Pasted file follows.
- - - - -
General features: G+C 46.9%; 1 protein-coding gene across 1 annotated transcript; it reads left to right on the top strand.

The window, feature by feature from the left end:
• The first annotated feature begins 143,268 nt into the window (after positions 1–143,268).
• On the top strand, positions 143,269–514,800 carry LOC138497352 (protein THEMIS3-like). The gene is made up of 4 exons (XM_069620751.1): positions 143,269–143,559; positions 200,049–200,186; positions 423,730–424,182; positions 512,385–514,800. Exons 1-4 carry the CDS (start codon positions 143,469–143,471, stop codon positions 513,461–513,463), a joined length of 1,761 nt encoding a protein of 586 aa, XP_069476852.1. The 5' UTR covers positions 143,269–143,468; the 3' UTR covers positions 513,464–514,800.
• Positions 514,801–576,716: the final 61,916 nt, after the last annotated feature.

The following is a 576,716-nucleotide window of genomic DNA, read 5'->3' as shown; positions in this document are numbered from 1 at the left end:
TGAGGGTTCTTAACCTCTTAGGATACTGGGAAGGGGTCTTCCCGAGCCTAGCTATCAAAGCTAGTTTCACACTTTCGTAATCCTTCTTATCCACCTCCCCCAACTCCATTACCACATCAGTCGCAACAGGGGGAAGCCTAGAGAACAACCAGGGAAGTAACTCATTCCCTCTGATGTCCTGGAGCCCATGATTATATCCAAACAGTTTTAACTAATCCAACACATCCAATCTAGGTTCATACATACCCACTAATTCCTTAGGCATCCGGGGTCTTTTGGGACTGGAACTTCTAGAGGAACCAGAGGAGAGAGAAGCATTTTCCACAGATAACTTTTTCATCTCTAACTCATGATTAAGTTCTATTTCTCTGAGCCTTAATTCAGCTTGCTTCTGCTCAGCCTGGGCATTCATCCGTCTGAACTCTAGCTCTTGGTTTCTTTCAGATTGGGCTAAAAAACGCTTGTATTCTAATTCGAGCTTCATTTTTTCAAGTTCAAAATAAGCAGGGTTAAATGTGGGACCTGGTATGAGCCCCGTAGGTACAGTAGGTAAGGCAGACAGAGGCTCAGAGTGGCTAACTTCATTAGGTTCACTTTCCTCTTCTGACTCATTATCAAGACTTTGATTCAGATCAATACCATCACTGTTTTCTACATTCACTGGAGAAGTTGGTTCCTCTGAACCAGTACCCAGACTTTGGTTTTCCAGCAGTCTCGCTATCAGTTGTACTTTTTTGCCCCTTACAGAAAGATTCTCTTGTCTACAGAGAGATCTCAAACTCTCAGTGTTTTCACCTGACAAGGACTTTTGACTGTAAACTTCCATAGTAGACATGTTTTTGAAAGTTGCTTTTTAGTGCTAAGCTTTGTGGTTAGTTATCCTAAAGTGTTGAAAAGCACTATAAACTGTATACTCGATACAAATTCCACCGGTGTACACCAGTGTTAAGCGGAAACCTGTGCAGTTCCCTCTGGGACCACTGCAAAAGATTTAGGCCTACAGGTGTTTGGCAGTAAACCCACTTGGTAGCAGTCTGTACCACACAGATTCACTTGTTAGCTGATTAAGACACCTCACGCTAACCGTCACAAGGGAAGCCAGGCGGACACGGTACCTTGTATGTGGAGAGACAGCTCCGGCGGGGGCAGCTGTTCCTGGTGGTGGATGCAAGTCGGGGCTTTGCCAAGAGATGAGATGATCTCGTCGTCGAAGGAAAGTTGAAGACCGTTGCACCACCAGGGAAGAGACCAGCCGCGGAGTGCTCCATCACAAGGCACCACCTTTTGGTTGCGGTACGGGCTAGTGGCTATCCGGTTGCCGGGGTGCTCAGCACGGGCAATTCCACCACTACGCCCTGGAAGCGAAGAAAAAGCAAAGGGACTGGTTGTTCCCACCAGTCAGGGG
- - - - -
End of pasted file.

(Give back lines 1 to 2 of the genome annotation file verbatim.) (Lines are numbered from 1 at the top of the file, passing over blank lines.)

General features: G+C 46.9%; 1 protein-coding gene across 1 annotated transcript; it reads left to right on the top strand.

The window, feature by feature from the left end: